Getting your work and name out there is always the hardest part. I discussed this earlier, but I applied to be a part of DENY Designs five times! That was a lot of rejection, but I know it made me a better artist and a harder worker. I was fortunate to have a conversation with a very talented and established artist, Kent Youngstrom. Kent gave me this advice, he was discussing the unfortunate and often accurate picture most people have of artists, that they are difficult to work with, normally late, change their minds often, but that we need to change that. I believe he has a print of this, but something along the lines of, “Show up. Be on time. Surprise somebody.” We have to be hard workers and open to criticism. If you find yourself struggling to make it or get someone or some vendor to take on your work, don’t be discouraged! Keep trying, and also, maybe seek out someone who has been successful and ask for some feedback. I know that can be very difficult and discouraging but it will make you a better artist!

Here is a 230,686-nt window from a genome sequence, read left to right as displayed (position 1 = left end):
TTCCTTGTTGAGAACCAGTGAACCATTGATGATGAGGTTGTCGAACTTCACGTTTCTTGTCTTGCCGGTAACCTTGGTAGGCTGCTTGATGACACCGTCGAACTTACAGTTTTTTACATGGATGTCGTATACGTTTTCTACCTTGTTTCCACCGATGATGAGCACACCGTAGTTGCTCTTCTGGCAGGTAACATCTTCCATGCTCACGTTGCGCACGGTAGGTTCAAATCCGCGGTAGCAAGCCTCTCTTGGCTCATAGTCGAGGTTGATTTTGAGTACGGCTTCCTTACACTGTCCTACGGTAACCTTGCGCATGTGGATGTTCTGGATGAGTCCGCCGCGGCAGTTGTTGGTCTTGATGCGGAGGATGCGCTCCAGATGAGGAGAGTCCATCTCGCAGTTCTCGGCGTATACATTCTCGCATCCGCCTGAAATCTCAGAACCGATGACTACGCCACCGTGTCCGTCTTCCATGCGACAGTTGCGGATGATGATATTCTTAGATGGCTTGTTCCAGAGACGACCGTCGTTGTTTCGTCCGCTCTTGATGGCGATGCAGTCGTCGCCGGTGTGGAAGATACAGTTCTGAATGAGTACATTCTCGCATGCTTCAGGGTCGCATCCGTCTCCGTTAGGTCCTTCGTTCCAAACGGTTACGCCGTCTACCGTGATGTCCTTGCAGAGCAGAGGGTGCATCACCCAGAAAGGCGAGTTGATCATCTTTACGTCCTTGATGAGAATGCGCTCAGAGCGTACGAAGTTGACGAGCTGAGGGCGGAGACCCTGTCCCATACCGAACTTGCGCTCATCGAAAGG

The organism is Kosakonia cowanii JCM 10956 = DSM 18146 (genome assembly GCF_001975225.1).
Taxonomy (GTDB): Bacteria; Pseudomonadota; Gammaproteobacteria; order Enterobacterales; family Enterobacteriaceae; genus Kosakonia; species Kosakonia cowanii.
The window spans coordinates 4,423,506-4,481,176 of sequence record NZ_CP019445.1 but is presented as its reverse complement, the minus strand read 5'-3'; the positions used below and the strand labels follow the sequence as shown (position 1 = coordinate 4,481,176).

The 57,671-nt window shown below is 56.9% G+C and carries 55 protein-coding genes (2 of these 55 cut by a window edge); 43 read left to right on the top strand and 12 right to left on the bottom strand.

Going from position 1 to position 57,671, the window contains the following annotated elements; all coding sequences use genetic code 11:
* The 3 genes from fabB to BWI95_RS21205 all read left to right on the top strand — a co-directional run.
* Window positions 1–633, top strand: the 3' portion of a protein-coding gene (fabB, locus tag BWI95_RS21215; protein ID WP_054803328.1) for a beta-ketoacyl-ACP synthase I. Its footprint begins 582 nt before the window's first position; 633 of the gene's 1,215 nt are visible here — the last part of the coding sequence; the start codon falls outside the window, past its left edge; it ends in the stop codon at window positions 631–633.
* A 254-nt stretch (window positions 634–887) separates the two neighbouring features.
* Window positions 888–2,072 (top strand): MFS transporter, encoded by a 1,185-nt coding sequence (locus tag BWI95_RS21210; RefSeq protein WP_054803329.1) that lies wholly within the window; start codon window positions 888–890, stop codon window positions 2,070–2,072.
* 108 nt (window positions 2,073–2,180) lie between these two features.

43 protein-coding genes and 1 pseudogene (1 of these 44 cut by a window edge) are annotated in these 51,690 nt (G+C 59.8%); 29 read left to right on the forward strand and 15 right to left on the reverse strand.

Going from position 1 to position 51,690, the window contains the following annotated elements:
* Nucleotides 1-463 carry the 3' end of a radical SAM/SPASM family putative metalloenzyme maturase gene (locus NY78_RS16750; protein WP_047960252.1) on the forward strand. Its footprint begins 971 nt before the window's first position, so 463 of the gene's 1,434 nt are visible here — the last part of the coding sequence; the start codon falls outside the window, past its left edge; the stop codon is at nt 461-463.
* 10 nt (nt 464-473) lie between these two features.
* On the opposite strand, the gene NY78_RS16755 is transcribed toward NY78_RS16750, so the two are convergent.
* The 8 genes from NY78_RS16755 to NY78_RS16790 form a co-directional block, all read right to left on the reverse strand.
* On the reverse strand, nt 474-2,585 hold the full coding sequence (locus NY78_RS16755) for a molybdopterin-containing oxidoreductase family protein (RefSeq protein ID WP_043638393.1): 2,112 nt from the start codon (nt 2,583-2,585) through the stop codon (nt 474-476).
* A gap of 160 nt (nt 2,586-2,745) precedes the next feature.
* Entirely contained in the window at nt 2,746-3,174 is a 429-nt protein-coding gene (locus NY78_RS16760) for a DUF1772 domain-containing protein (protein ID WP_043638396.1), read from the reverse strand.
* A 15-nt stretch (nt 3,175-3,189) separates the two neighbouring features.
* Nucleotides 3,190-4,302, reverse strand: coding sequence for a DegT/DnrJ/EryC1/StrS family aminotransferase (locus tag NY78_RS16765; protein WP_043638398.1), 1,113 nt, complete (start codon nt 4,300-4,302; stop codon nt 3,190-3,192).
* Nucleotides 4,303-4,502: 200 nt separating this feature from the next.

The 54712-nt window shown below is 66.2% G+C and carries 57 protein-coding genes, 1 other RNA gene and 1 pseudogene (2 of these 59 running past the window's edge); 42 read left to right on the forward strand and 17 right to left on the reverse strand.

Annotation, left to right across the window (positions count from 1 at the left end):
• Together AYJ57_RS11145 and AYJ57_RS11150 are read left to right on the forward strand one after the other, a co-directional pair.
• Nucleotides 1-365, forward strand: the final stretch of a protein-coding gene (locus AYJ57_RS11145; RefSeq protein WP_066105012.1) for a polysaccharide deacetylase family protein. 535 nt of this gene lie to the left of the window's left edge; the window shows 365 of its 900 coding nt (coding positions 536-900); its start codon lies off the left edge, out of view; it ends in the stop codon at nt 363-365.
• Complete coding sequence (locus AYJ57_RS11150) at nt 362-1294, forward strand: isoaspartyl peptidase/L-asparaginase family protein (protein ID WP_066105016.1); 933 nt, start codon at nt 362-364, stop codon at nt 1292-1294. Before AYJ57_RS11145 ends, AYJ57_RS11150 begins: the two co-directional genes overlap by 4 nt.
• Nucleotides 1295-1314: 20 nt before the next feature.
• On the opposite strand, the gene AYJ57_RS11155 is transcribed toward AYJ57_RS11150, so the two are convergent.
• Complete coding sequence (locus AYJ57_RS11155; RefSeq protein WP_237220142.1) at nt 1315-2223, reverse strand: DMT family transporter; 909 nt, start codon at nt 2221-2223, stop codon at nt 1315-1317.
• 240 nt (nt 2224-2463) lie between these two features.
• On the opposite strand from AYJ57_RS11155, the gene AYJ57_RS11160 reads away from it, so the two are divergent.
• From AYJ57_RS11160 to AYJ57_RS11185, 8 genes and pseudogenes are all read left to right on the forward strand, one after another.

How would you describe your artistic style?
I feel like because I love so many different styles and types of art my work reflects that, and as a result, my “style” if you will, is all over the place. I’d probably do best to let you answer this one Katie!
Are you a full-time artist? If not, what else do you do?
Yes and no. I also work as a graphic designer for a wonderful marketing firm called, Beefy Marketing. And I tutor on the side.
What do you love about being an artist the most?
The freedom, flexibility, and surprises it allows. You get to do something you absolutely love and you never know where that will take you or who you will delight with your work.
Do you have any tips for people who are trying to turn their art hobby into a business?
Yes, keep trying and work hard! As I said earlier, don’t be discouraged by rejection. But at the same time, don’t get bitter but better. If a company or vendor rejects your work several times, know that you have to keep trying, but also, that you should always be open to critique. Make sure you have people in your life that are lovingly honest with you. My mom and my best friend have always been honest with me about my work and I go to them often to ask what they think, that has been a huge blessing to me!
Thank you so much for sharing Rebecca, you are such an inspiration!